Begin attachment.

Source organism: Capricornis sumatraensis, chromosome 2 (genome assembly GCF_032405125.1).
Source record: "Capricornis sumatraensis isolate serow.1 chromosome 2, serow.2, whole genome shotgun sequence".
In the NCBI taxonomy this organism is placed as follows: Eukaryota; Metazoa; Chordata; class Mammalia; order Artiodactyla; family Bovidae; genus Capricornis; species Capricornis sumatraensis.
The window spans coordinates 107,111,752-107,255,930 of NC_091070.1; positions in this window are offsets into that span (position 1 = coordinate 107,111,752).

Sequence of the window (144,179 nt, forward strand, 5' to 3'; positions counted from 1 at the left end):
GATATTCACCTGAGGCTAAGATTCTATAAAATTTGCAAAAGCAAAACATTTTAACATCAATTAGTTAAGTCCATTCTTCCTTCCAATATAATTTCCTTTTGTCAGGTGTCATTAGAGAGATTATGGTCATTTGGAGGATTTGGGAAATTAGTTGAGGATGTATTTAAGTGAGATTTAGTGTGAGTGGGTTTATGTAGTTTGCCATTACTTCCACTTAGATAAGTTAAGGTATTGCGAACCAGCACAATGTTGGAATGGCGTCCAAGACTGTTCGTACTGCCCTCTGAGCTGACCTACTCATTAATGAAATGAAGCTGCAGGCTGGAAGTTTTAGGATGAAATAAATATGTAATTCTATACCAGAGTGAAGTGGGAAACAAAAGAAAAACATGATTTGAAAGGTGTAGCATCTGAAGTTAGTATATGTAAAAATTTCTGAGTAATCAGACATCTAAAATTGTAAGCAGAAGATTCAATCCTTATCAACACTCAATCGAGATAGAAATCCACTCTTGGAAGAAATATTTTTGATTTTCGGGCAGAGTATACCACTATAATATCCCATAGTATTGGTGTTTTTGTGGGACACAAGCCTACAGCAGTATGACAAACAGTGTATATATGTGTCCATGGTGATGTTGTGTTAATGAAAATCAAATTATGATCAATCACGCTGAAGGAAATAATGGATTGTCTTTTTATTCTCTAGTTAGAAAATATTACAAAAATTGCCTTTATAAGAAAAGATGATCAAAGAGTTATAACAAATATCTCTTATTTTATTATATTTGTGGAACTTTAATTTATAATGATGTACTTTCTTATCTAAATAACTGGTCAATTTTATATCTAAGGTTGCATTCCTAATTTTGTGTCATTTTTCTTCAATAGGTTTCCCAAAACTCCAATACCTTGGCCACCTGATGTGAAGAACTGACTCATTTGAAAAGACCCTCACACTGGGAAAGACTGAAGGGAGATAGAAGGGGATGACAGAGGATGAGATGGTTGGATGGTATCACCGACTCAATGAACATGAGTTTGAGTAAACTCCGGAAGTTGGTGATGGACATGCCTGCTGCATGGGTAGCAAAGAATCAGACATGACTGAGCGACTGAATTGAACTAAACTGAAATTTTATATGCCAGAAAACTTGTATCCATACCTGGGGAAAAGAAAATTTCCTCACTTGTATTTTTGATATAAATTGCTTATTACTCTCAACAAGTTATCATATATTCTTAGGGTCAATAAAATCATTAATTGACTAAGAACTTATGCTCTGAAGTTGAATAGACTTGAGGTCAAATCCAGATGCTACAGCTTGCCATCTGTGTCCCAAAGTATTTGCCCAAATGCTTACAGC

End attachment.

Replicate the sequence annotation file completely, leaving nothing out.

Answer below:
Source organism: Capricornis sumatraensis, chromosome 2 (genome assembly GCF_032405125.1).
Source record: "Capricornis sumatraensis isolate serow.1 chromosome 2, serow.2, whole genome shotgun sequence".
In the NCBI taxonomy this organism is placed as follows: Eukaryota; Metazoa; Chordata; class Mammalia; order Artiodactyla; family Bovidae; genus Capricornis; species Capricornis sumatraensis.
The window spans coordinates 107,111,752-107,255,930 of NC_091070.1; positions in this window are offsets into that span (position 1 = coordinate 107,111,752).

Sequence of the window (144,179 nt, forward strand, 5' to 3'; positions counted from 1 at the left end):
GATATTCACCTGAGGCTAAGATTCTATAAAATTTGCAAAAGCAAAACATTTTAACATCAATTAGTTAAGTCCATTCTTCCTTCCAATATAATTTCCTTTTGTCAGGTGTCATTAGAGAGATTATGGTCATTTGGAGGATTTGGGAAATTAGTTGAGGATGTATTTAAGTGAGATTTAGTGTGAGTGGGTTTATGTAGTTTGCCATTACTTCCACTTAGATAAGTTAAGGTATTGCGAACCAGCACAATGTTGGAATGGCGTCCAAGACTGTTCGTACTGCCCTCTGAGCTGACCTACTCATTAATGAAATGAAGCTGCAGGCTGGAAGTTTTAGGATGAAATAAATATGTAATTCTATACCAGAGTGAAGTGGGAAACAAAAGAAAAACATGATTTGAAAGGTGTAGCATCTGAAGTTAGTATATGTAAAAATTTCTGAGTAATCAGACATCTAAAATTGTAAGCAGAAGATTCAATCCTTATCAACACTCAATCGAGATAGAAATCCACTCTTGGAAGAAATATTTTTGATTTTCGGGCAGAGTATACCACTATAATATCCCATAGTATTGGTGTTTTTGTGGGACACAAGCCTACAGCAGTATGACAAACAGTGTATATATGTGTCCATGGTGATGTTGTGTTAATGAAAATCAAATTATGATCAATCACGCTGAAGGAAATAATGGATTGTCTTTTTATTCTCTAGTTAGAAAATATTACAAAAATTGCCTTTATAAGAAAAGATGATCAAAGAGTTATAACAAATATCTCTTATTTTATTATATTTGTGGAACTTTAATTTATAATGATGTACTTTCTTATCTAAATAACTGGTCAATTTTATATCTAAGGTTGCATTCCTAATTTTGTGTCATTTTTCTTCAATAGGTTTCCCAAAACTCCAATACCTTGGCCACCTGATGTGAAGAACTGACTCATTTGAAAAGACCCTCACACTGGGAAAGACTGAAGGGAGATAGAAGGGGATGACAGAGGATGAGATGGTTGGATGGTATCACCGACTCAATGAACATGAGTTTGAGTAAACTCCGGAAGTTGGTGATGGACATGCCTGCTGCATGGGTAGCAAAGAATCAGACATGACTGAGCGACTGAATTGAACTAAACTGAAATTTTATATGCCAGAAAACTTGTATCCATACCTGGGGAAAAGAAAATTTCCTCACTTGTATTTTTGATATAAATTGCTTATTACTCTCAACAAGTTATCATATATTCTTAGGGTCAATAAAATCATTAATTGACTAAGAACTTATGCTCTGAAGTTGAATAGACTTGAGGTCAAATCCAGATGCTACAGCTTGCCATCTGTGTCCCAAAGTATTTGCCCAAATGCTTACAGC